Sunday, August 19, 2012

York Furnace to New Holland, Pa. - Aug. 18

Since it has become a deeply ingrained habit, I started from Otter Creek Campground as soon as it got light. It had rained overnight but I was dry since I was allowed to set my tent up under a pavilion. I'm glad I didn't have to get wet on my last night.

There a were some hills along the river, but after I crossed over to Columbia, it was a straight, flat ride to Lancaster. I stopped by my house, talked to my tenants and did a little much-needed yard work before heading on.

I stopped at my brother's house in Leola and then we went to Brady's Pub in New Holland where I saw my niece and nephew. From there, we all went to the New Holland Pool for some afternoon swimming with my brothers and their kids.

At this point, the riding was pretty much done, but the actual, final miles were only logged in the early evening to my parents' house in New Holland. By the end, I had 51 miles for the day and 4,621 for the entire trip.

(I won't go back to my house until after Labor Day when my subletter moves out if my apartment.)

So, what do I make of the trip?

It was cool to dust off memories of the 1987 trip. I got to know a lot about that trip by looking at old pictures, reading old journals and listening to tapes my mom made back then.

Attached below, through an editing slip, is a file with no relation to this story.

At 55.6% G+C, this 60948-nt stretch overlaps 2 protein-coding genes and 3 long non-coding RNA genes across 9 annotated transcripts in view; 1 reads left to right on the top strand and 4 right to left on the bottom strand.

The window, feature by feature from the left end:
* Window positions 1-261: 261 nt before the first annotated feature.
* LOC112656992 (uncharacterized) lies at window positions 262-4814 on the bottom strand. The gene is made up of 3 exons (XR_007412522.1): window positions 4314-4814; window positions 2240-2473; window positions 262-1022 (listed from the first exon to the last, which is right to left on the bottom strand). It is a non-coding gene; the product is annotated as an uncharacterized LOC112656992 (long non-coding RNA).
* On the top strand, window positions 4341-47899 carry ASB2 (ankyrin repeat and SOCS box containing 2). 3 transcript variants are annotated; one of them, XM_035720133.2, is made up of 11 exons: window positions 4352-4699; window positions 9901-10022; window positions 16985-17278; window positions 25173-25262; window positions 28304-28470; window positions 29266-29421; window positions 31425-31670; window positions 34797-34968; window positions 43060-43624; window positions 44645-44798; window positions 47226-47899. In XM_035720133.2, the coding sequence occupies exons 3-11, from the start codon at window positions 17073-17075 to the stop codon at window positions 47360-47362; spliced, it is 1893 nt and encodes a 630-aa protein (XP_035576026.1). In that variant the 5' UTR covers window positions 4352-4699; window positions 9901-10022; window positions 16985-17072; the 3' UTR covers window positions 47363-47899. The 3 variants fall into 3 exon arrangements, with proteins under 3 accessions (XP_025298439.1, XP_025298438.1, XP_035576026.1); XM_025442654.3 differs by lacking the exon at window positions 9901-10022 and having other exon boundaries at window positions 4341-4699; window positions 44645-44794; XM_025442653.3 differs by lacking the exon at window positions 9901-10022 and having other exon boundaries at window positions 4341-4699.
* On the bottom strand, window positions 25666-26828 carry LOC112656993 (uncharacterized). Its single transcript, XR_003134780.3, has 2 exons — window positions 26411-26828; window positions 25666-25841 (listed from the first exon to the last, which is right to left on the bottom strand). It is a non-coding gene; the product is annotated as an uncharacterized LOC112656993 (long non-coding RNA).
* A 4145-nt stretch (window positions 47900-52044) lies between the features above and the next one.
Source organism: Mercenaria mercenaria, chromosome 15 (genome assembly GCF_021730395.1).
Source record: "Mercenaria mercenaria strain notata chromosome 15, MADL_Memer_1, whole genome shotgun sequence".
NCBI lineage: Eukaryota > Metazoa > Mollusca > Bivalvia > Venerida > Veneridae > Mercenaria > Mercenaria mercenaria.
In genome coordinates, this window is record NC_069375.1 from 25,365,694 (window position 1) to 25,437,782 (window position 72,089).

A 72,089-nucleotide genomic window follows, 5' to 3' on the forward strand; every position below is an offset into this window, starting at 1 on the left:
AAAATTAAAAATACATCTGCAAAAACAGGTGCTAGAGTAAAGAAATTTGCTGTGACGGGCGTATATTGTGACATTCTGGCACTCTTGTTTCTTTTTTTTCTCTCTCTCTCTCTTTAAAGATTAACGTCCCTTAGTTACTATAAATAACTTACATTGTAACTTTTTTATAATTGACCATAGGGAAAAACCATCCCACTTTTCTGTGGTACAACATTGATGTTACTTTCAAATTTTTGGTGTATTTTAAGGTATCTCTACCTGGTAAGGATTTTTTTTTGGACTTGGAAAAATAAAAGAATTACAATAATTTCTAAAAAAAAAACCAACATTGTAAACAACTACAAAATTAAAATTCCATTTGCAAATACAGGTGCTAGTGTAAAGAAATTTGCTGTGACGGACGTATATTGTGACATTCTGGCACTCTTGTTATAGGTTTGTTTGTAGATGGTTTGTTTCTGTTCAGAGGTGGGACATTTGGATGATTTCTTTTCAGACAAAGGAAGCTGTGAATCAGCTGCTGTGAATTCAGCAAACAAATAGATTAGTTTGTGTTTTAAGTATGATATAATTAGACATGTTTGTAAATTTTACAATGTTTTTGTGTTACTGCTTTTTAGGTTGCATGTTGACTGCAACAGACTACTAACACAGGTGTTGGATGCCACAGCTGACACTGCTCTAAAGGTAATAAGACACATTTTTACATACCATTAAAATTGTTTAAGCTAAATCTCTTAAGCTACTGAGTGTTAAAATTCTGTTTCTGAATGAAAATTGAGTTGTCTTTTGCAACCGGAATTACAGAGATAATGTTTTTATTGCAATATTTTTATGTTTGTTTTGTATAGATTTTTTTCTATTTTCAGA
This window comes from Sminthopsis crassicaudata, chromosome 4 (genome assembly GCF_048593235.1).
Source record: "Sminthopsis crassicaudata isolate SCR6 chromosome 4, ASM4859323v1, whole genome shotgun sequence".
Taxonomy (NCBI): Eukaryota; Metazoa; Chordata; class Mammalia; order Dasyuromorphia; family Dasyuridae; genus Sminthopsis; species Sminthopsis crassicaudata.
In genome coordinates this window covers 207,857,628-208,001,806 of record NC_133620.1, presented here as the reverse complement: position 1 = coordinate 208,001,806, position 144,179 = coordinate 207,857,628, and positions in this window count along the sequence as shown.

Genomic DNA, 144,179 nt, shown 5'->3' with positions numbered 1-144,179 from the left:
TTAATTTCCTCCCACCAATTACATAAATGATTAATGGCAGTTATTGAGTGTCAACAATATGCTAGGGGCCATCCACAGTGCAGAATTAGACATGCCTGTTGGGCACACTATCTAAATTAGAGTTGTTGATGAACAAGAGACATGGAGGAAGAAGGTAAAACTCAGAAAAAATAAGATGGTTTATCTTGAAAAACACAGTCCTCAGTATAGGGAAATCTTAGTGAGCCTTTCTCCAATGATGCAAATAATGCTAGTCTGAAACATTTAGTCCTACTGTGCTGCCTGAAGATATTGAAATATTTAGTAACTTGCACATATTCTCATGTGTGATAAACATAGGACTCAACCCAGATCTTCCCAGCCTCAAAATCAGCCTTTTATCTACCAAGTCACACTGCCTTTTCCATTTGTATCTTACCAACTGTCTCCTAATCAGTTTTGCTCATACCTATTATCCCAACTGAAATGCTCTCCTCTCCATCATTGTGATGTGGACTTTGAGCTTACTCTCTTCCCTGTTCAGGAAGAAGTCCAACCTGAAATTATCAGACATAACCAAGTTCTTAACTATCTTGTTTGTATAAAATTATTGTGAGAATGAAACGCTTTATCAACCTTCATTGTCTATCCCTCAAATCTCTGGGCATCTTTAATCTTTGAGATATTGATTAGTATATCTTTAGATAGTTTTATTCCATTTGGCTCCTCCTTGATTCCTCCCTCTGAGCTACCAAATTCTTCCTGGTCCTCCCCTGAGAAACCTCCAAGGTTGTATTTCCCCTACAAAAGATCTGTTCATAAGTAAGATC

At first, I was more aware of what had happened on the 1987 trip, but as this one went along, I thought less about that and more about the current one. After my dad's accident, this trip became pre-eminent, having gotten an unexpected -- and unwanted-- drama.

For most of the trip, we didn't have major problems, but there were still daily, physical challenges as well as tests of mental toughness.

After getting out of the mountains of the West, we rode through some unconscionable heat, with afternoon temps hitting 107, or so. That's when we began riding at the break of day, which let us at least have some pleasant riding before being overtaken by the afternoon oven.

When I was on my own, I dealt with some new problems, including rain and a poorly-timed flat tire as well as the time my seat came apart and I had to figure out how to get it fixed. (A fortunately-located auto garage was the solution.)

Constantly having to deal with problems helped me adopt something of a "ho-hum" attitude toward hardships.

We heard a lot about how terrible upcoming hills were, but it did little good to think about it until you were actually climbing it. Or, worrying about the wind didn't accomplish anything; when the winds blew, we just kept riding.

In each situation, the solution was murky beforehand, but became apparent right in the middle of the problem. The main thing to do was actually quite simple: keep going.

In some commentary for a slide presentation about the first trip, my mom talked about having a "treasure chest of memories," with the bike trip being a way to add to that treasure chest. That experience in 1987 stuck with me long enough to want to do it again, and now I've got a whole lot of new memories that, as my mom said, I can "take out, and savor for a while."

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